It may be time for endocrinologists to rethink vitamin D levels in their patients, according to some experts. With research challenging the recommended daily intake of vitamin D as well as studies on the role vitamin D plays in inflammation and disease prevention, clinicians have a great deal to consider.
In a study published in the journal Cell Reports, for instance, researchers report that inactivation of the vitamin D receptor induced diabetes and atherosclerosis in animal models.1
Researchers found that inactivating the vitamin D receptor on monocytes and macrophages promoted inflammation of the liver and in artery walls. It also increased the ability of monocytes in the blood to adhere and migrate into blood vessel walls.
“We found a novel factor in that the monocytes carry the cholesterol into the plaque and that is what is leading to atherosclerosis,” said senior study investigator Carlos Bernal-Mizrachi, MD, who is an associate professor of medicine and of cell biology and physiology at Washington University School of Medicine in St. Louis, Missouri.
He said inadequate vitamin D turned immune cells into transporters of fat. Bernal-Mizrachi, who is also an endocrinologist, said this may help pave the way for a better understanding of how diabetes and atherosclerosis are linked and provide new possibilities for therapy.
It is well established that LDL cholesterol carries fat deposits to vessel walls. Now this study suggests that when monocytes don’t have enough vitamin D, they can do it, too.
“The findings are important for endocrinologists because we don’t just treat diabetes; we also treat heart disease. And as endocrinologists, we have to work to try to find out the role of vitamin D,” Bernal-Mizrachi said in an interview with Endocrinology Advisor.
Vitamin D and Inflammation
For years, researchers have been studying vitamin D’s possible roles in inflammation and inflammatory diseases, such as type 2 diabetes and atherosclerosis.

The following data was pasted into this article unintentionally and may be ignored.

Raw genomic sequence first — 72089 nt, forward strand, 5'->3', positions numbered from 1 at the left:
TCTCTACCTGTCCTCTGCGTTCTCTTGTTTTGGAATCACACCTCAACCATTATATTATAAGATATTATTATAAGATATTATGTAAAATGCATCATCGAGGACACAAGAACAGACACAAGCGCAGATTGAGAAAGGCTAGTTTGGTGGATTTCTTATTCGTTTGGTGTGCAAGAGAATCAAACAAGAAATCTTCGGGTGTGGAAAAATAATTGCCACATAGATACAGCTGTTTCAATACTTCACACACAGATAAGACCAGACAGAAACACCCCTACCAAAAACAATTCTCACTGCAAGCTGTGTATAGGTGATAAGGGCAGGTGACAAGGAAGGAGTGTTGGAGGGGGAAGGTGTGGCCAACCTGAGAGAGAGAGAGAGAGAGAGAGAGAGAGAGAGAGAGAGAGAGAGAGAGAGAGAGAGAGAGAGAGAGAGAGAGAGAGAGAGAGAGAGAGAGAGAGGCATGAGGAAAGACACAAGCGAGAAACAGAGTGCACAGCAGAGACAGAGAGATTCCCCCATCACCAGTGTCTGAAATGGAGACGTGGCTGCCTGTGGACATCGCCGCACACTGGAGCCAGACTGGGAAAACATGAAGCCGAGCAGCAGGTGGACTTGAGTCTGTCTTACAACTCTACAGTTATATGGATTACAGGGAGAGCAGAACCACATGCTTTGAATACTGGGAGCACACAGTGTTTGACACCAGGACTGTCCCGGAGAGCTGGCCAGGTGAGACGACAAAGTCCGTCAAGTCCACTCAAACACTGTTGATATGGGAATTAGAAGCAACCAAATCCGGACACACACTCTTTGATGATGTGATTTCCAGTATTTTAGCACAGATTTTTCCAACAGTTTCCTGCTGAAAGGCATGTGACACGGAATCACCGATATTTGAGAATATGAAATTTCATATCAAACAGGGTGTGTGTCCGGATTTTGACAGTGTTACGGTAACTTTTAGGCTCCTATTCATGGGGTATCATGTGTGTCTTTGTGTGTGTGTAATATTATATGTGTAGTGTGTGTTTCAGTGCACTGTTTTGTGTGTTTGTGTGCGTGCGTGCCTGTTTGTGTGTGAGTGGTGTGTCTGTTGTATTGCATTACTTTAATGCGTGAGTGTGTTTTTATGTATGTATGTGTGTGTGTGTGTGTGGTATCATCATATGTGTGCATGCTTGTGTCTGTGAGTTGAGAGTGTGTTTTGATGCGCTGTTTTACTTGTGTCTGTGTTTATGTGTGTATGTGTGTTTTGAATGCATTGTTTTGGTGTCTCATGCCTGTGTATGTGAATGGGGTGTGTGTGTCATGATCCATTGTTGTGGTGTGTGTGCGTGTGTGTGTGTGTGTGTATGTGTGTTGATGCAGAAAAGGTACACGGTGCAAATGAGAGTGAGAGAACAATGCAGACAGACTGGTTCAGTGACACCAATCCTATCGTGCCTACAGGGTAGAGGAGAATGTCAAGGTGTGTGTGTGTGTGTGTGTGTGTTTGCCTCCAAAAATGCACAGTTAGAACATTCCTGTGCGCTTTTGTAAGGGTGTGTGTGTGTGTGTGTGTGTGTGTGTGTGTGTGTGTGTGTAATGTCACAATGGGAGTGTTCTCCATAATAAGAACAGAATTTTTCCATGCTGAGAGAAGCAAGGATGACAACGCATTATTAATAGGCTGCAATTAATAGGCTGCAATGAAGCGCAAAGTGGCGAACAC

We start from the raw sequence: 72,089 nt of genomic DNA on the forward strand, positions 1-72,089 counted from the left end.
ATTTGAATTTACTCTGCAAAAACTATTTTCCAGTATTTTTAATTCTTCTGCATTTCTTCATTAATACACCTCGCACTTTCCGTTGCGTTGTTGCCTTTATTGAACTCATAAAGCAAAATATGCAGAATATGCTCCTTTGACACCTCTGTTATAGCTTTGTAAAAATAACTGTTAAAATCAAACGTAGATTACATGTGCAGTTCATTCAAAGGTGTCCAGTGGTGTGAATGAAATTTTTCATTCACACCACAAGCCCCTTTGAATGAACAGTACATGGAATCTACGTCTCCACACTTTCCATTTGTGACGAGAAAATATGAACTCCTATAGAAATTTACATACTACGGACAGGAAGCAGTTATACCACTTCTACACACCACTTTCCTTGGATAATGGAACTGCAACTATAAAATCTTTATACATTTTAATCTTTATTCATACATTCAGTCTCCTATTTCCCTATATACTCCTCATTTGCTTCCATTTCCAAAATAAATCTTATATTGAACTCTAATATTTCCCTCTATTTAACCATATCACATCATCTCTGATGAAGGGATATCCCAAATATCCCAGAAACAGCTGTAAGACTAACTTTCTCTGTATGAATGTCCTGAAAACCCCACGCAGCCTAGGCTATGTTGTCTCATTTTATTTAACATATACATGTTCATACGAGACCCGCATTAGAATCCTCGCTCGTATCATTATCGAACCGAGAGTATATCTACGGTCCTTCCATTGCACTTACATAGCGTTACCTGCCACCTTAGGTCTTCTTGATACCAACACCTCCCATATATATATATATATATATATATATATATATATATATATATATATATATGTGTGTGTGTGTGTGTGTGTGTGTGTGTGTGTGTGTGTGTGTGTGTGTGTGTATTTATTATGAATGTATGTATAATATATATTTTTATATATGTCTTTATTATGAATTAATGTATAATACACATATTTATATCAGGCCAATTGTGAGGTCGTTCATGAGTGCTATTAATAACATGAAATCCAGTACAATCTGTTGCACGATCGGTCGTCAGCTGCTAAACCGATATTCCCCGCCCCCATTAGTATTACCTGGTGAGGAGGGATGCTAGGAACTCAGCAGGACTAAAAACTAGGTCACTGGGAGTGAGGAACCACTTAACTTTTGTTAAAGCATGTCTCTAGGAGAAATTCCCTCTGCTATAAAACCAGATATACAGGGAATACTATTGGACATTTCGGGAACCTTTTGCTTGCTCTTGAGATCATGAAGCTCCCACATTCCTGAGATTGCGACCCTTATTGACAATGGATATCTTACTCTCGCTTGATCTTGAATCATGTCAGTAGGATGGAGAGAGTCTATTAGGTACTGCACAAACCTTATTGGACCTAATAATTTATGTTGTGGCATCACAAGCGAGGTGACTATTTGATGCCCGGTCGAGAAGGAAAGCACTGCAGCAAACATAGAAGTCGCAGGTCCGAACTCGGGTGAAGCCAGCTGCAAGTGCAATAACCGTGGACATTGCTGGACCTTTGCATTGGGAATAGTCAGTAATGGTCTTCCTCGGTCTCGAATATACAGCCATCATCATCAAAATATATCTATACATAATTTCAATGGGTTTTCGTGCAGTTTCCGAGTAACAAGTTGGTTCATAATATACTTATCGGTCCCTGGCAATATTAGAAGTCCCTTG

Co-study investigator Amy Riek, MD, who is an assistant professor of medicine at Washington University, said it was known that when monocytes matured and became macrophages, they would eat cholesterol deposited inside the blood vessel wall, according to a press release.
However, in these experiments when the monocytes didn’t have vitamin D, they were still in circulation absorbing cholesterol and carrying it in the bloodstream. This is an important discovery, Riek said, because it is much easier to find treatments that target something in the blood as opposed to targeting the same cells after they move into the wall of a blood vessel.
In the study, the researchers found the problem was reversible in the mice. When the animals that had developed type 2 diabetes and atherosclerosis received bone marrow transplants from mice with healthy vitamin D receptors on their monocytes and macrophages, their inflammation levels decreased, and the animals had lower blood glucose and became more sensitive to insulin.
Currently, Bernal-Mizrachi and Riek are conducting clinical studies in patients with type 2 diabetes, treating them with vitamin D to see whether it can prevent some of the complications of diabetes and inflammation. As part of their study, they are isolating monocytes from the blood of patients before and after vitamin D therapy.